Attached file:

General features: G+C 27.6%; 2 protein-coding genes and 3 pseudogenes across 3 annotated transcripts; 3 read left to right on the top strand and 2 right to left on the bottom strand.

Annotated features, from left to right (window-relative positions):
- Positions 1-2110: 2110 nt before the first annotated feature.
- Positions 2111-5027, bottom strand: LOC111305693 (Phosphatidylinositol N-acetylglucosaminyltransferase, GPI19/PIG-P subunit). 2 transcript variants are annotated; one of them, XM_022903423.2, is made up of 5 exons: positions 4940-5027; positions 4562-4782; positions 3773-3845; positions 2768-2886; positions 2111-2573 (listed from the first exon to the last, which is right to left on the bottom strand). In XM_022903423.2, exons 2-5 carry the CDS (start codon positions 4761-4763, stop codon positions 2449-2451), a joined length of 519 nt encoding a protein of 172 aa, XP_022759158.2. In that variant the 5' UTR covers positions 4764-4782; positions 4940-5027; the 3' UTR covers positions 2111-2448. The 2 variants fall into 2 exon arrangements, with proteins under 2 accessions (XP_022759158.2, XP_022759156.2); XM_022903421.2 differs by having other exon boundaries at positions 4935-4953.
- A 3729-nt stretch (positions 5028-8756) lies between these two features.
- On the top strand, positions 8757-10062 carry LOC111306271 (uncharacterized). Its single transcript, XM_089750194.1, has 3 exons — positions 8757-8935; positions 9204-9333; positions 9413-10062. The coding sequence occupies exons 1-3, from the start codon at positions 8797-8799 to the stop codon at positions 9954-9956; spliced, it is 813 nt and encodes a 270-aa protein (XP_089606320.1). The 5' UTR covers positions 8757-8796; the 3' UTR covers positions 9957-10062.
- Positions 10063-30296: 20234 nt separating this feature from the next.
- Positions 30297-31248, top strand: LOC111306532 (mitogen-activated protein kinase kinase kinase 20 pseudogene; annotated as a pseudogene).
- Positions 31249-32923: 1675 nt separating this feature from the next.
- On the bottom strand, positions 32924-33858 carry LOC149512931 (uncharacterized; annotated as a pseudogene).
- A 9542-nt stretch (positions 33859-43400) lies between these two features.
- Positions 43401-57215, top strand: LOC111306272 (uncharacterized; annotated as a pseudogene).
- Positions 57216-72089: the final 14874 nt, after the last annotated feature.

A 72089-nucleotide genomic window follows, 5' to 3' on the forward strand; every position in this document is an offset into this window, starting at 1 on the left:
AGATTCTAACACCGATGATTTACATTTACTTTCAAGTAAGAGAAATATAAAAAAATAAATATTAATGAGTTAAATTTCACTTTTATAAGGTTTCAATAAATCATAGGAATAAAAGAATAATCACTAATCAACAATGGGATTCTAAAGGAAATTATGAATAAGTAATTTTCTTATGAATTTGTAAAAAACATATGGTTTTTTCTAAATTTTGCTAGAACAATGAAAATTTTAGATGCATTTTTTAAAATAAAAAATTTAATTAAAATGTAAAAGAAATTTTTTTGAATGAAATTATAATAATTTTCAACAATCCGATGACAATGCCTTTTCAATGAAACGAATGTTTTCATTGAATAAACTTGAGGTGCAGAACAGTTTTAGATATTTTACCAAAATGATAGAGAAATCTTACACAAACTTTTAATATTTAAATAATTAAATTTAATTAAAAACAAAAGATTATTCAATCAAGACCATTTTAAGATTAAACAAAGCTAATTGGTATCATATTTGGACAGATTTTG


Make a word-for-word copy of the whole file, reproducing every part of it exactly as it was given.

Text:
General features: G+C 27.6%; 2 protein-coding genes and 3 pseudogenes across 3 annotated transcripts; 3 read left to right on the top strand and 2 right to left on the bottom strand.

Annotated features, from left to right (window-relative positions):
- Positions 1-2110: 2110 nt before the first annotated feature.
- Positions 2111-5027, bottom strand: LOC111305693 (Phosphatidylinositol N-acetylglucosaminyltransferase, GPI19/PIG-P subunit). 2 transcript variants are annotated; one of them, XM_022903423.2, is made up of 5 exons: positions 4940-5027; positions 4562-4782; positions 3773-3845; positions 2768-2886; positions 2111-2573 (listed from the first exon to the last, which is right to left on the bottom strand). In XM_022903423.2, exons 2-5 carry the CDS (start codon positions 4761-4763, stop codon positions 2449-2451), a joined length of 519 nt encoding a protein of 172 aa, XP_022759158.2. In that variant the 5' UTR covers positions 4764-4782; positions 4940-5027; the 3' UTR covers positions 2111-2448. The 2 variants fall into 2 exon arrangements, with proteins under 2 accessions (XP_022759158.2, XP_022759156.2); XM_022903421.2 differs by having other exon boundaries at positions 4935-4953.
- A 3729-nt stretch (positions 5028-8756) lies between these two features.
- On the top strand, positions 8757-10062 carry LOC111306271 (uncharacterized). Its single transcript, XM_089750194.1, has 3 exons — positions 8757-8935; positions 9204-9333; positions 9413-10062. The coding sequence occupies exons 1-3, from the start codon at positions 8797-8799 to the stop codon at positions 9954-9956; spliced, it is 813 nt and encodes a 270-aa protein (XP_089606320.1). The 5' UTR covers positions 8757-8796; the 3' UTR covers positions 9957-10062.
- Positions 10063-30296: 20234 nt separating this feature from the next.
- Positions 30297-31248, top strand: LOC111306532 (mitogen-activated protein kinase kinase kinase 20 pseudogene; annotated as a pseudogene).
- Positions 31249-32923: 1675 nt separating this feature from the next.
- On the bottom strand, positions 32924-33858 carry LOC149512931 (uncharacterized; annotated as a pseudogene).
- A 9542-nt stretch (positions 33859-43400) lies between these two features.
- Positions 43401-57215, top strand: LOC111306272 (uncharacterized; annotated as a pseudogene).
- Positions 57216-72089: the final 14874 nt, after the last annotated feature.

A 72089-nucleotide genomic window follows, 5' to 3' on the forward strand; every position in this document is an offset into this window, starting at 1 on the left:
AGATTCTAACACCGATGATTTACATTTACTTTCAAGTAAGAGAAATATAAAAAAATAAATATTAATGAGTTAAATTTCACTTTTATAAGGTTTCAATAAATCATAGGAATAAAAGAATAATCACTAATCAACAATGGGATTCTAAAGGAAATTATGAATAAGTAATTTTCTTATGAATTTGTAAAAAACATATGGTTTTTTCTAAATTTTGCTAGAACAATGAAAATTTTAGATGCATTTTTTAAAATAAAAAATTTAATTAAAATGTAAAAGAAATTTTTTTGAATGAAATTATAATAATTTTCAACAATCCGATGACAATGCCTTTTCAATGAAACGAATGTTTTCATTGAATAAACTTGAGGTGCAGAACAGTTTTAGATATTTTACCAAAATGATAGAGAAATCTTACACAAACTTTTAATATTTAAATAATTAAATTTAATTAAAAACAAAAGATTATTCAATCAAGACCATTTTAAGATTAAACAAAGCTAATTGGTATCATATTTGGACAGATTTTG